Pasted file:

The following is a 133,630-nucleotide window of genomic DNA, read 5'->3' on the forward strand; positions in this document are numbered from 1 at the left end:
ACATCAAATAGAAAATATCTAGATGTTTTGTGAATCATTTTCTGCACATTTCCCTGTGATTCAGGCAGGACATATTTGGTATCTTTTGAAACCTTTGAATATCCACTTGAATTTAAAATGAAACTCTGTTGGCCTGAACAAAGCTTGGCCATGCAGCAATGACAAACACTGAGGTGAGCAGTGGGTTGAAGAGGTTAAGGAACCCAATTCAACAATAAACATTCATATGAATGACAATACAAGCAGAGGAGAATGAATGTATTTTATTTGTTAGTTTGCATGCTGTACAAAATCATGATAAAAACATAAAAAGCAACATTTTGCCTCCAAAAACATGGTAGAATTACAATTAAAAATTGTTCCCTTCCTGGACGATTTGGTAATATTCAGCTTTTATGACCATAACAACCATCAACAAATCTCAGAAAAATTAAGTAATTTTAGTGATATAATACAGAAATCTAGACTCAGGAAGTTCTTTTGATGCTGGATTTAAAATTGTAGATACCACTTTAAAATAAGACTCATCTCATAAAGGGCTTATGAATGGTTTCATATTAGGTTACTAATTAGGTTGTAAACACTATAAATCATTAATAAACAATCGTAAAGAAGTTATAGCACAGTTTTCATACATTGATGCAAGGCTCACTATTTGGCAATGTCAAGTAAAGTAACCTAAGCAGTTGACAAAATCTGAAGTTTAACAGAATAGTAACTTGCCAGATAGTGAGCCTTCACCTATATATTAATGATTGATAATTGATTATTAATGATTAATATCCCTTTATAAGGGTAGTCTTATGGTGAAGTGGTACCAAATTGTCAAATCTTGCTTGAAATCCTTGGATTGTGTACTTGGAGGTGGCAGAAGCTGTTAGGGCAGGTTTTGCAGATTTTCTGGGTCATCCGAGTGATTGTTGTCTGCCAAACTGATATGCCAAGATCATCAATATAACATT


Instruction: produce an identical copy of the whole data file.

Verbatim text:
The following is a 133,630-nucleotide window of genomic DNA, read 5'->3' on the forward strand; positions in this document are numbered from 1 at the left end:
ACATCAAATAGAAAATATCTAGATGTTTTGTGAATCATTTTCTGCACATTTCCCTGTGATTCAGGCAGGACATATTTGGTATCTTTTGAAACCTTTGAATATCCACTTGAATTTAAAATGAAACTCTGTTGGCCTGAACAAAGCTTGGCCATGCAGCAATGACAAACACTGAGGTGAGCAGTGGGTTGAAGAGGTTAAGGAACCCAATTCAACAATAAACATTCATATGAATGACAATACAAGCAGAGGAGAATGAATGTATTTTATTTGTTAGTTTGCATGCTGTACAAAATCATGATAAAAACATAAAAAGCAACATTTTGCCTCCAAAAACATGGTAGAATTACAATTAAAAATTGTTCCCTTCCTGGACGATTTGGTAATATTCAGCTTTTATGACCATAACAACCATCAACAAATCTCAGAAAAATTAAGTAATTTTAGTGATATAATACAGAAATCTAGACTCAGGAAGTTCTTTTGATGCTGGATTTAAAATTGTAGATACCACTTTAAAATAAGACTCATCTCATAAAGGGCTTATGAATGGTTTCATATTAGGTTACTAATTAGGTTGTAAACACTATAAATCATTAATAAACAATCGTAAAGAAGTTATAGCACAGTTTTCATACATTGATGCAAGGCTCACTATTTGGCAATGTCAAGTAAAGTAACCTAAGCAGTTGACAAAATCTGAAGTTTAACAGAATAGTAACTTGCCAGATAGTGAGCCTTCACCTATATATTAATGATTGATAATTGATTATTAATGATTAATATCCCTTTATAAGGGTAGTCTTATGGTGAAGTGGTACCAAATTGTCAAATCTTGCTTGAAATCCTTGGATTGTGTACTTGGAGGTGGCAGAAGCTGTTAGGGCAGGTTTTGCAGATTTTCTGGGTCATCCGAGTGATTGTTGTCTGCCAAACTGATATGCCAAGATCATCAATATAACATT